|2||Brain Waves and the Conditions for Sync||40|
|3||Sleep and the Daily Struggle for Sync||70|
|4||The Sympathetic Universe||103|
|8||Sync in Three Dimensions||206|
|10||The Human Side of Sync||260|
Posted July 10, 2013
Along the Meinam River in Thailand and at several other locations worldwide (including, perhaps, your backyard) fireflies or glowworms put on a remarkable display of synchronized flashing. Unlike the more common, apparently random flashing of fireflies on a northern hemisphere summer evening, those of Thailand in their countless millions flash on and off in perfect unison. One could ask, Why? And many have. The author of Sync, Steven Strogatz, asks, How?
According to the author, the goal of Sync is to explore the causes of self-induced, repetitive, synchronized action in both animate and inanimate systems. The author, a mathematician currently on the faculty of Cornell University, makes a deliberate attempt to accomplish this explanation without resorting to mathematical formulae. That choice, ultimately, colors the overall impact of the book.
Sync is divided into three main sections with 3 or 4 chapters in each - Part I (Living Sync) deals primarily with biological synchronicity; Part II (Discovering Sync) with inorganic synchronization, and, Part III (Exploring Sync) with the related issue of network analysis. Given that Sync was first published in 2003, this re-publication as an eBook may be related to the current media fascination with government surveillance of communications networks.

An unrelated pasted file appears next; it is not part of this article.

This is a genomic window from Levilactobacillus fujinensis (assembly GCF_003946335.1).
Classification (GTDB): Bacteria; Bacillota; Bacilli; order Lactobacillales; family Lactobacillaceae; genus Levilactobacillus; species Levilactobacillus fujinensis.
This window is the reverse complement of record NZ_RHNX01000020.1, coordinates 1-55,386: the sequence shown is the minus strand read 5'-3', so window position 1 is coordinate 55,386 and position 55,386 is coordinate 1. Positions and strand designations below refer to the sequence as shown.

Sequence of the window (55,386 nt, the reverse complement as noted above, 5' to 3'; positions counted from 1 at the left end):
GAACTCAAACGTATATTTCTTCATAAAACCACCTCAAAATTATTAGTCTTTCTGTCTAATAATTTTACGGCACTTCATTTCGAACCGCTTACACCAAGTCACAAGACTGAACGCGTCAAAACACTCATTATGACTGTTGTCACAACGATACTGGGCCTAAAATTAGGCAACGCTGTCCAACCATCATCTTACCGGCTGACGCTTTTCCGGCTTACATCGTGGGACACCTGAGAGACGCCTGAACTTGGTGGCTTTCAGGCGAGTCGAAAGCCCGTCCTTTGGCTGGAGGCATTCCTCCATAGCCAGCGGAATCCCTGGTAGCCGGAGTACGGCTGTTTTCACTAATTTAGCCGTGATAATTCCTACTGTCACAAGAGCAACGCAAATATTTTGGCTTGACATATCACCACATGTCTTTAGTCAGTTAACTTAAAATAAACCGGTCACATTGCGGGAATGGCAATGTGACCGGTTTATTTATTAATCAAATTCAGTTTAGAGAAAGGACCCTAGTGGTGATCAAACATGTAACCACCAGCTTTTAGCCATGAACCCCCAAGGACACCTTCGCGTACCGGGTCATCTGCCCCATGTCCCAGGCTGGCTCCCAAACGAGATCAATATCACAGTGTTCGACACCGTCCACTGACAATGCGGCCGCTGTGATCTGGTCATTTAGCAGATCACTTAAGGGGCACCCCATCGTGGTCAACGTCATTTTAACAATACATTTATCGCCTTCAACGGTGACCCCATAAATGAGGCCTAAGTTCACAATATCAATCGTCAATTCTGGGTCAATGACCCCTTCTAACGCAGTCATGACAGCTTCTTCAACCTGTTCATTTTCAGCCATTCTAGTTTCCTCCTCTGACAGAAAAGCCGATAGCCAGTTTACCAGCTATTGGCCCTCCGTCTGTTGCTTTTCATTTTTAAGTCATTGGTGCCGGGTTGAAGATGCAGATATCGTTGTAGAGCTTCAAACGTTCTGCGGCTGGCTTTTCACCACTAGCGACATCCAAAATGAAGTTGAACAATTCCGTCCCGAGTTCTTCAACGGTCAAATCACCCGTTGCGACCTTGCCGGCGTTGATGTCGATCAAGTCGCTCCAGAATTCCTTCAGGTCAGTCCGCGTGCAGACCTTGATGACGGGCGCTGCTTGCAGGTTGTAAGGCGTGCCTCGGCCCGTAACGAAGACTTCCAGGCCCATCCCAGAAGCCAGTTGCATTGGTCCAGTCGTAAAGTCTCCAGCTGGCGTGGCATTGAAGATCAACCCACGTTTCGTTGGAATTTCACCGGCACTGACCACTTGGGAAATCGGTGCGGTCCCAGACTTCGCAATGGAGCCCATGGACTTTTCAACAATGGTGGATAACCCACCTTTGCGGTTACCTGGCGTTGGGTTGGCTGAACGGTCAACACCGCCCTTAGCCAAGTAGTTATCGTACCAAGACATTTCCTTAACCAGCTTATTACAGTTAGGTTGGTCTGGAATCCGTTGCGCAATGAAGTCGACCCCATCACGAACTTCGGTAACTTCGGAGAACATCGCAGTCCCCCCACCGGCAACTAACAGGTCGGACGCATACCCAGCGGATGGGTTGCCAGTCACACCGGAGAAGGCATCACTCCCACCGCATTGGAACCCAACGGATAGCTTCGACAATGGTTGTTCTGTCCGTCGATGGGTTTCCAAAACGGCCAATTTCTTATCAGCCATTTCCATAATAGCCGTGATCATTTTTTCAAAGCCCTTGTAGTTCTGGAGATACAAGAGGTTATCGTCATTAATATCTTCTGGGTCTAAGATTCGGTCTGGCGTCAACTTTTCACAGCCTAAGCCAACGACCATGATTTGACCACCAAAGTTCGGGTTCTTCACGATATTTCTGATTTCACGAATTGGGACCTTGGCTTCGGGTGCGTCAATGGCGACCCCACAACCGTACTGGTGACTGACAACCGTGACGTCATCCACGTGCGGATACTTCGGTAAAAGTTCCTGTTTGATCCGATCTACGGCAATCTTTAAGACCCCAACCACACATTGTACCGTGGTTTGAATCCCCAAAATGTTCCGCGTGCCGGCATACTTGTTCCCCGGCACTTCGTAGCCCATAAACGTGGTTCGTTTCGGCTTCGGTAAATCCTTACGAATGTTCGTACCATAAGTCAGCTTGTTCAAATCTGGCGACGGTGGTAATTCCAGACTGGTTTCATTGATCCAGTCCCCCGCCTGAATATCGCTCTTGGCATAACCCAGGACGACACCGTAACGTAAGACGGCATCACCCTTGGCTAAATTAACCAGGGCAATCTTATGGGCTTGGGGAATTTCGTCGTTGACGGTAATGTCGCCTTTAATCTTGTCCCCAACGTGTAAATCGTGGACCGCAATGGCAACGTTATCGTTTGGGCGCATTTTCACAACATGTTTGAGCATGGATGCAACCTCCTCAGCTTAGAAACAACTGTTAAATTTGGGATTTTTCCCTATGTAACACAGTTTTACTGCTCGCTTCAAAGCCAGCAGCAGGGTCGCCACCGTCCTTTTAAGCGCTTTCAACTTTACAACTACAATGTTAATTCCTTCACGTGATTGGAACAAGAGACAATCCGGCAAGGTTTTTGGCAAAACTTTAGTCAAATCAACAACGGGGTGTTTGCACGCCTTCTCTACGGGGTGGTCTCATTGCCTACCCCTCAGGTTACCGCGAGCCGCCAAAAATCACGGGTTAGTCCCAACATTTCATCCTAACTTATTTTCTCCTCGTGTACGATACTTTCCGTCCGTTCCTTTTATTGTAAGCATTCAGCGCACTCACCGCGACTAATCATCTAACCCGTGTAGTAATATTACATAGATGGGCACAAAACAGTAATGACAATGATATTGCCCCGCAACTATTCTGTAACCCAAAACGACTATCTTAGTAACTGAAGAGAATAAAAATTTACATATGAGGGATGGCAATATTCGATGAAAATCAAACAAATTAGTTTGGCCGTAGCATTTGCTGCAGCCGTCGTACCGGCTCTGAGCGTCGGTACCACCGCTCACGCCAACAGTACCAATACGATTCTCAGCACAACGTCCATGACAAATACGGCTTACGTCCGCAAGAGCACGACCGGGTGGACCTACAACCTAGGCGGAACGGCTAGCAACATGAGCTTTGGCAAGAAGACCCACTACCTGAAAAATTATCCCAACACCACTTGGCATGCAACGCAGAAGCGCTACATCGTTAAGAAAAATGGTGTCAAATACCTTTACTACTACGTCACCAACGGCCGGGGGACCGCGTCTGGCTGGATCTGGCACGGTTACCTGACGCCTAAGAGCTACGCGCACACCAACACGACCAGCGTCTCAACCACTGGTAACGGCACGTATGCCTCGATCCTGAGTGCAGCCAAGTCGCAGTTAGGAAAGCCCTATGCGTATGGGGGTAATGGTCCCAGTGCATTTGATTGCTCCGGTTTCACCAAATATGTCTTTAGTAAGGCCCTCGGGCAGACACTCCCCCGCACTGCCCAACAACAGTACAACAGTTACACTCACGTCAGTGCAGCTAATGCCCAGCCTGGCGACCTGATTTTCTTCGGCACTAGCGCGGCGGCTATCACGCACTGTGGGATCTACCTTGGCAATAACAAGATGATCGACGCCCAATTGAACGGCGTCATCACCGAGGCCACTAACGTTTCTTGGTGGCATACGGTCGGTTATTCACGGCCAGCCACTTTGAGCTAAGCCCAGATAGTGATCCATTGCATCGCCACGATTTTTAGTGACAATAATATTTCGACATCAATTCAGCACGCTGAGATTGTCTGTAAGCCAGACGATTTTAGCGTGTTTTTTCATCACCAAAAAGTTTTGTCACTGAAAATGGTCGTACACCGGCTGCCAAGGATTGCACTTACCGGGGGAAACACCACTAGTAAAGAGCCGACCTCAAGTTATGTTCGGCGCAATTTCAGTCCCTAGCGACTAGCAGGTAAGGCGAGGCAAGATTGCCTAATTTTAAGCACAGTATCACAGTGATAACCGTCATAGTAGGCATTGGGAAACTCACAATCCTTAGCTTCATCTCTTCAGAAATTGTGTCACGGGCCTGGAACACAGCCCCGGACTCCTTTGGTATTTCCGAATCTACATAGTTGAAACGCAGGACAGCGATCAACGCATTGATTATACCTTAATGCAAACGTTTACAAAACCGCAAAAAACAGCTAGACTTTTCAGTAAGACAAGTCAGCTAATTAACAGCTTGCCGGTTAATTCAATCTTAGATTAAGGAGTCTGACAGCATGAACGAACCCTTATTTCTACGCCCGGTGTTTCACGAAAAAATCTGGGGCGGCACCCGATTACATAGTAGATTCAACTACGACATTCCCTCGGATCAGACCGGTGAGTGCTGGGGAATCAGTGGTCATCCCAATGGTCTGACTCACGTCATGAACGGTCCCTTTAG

Beginning the book with an analysis of biological synchronization struck this reader as rather odd - why take on such a complex subject when non-biological, synchronized system must, surely, be simpler? However, Strogatz' explanation, sans mathematics, is so good, one is left wondering how a mathematical exposition could have made things better. Then comes Part II. There are some strong points here - such as the exploration of Huygens' pendulum clocks, planetary interactions and power grids. But Strogatz' foray into quantum mechanics (to explain lasers, etc.) is, as is common for the topic, virtually incomprehensible. Most striking about Sync is that the author makes no mention of what is probably the most infamous of all quantum mechanical synchronous phenomena, namely quantum entanglement. Part III of Sync is a hodgepodge of topics (chaos theory, network analysis, etc.) woven into a somewhat autobiographical account of the author's career in science. Great reading for a young physicist or mathematician. But "scroll rings" and "singular filaments"? Brave attempt, but mathematical notation was created for good reason and many of the topics in this section are, perhaps, never to be explained easily in words alone.
Forty pages of annotated bibliography, an Epilogue up-date and index round out this book.
Richard R. Pardi Environmental Science William Paterson University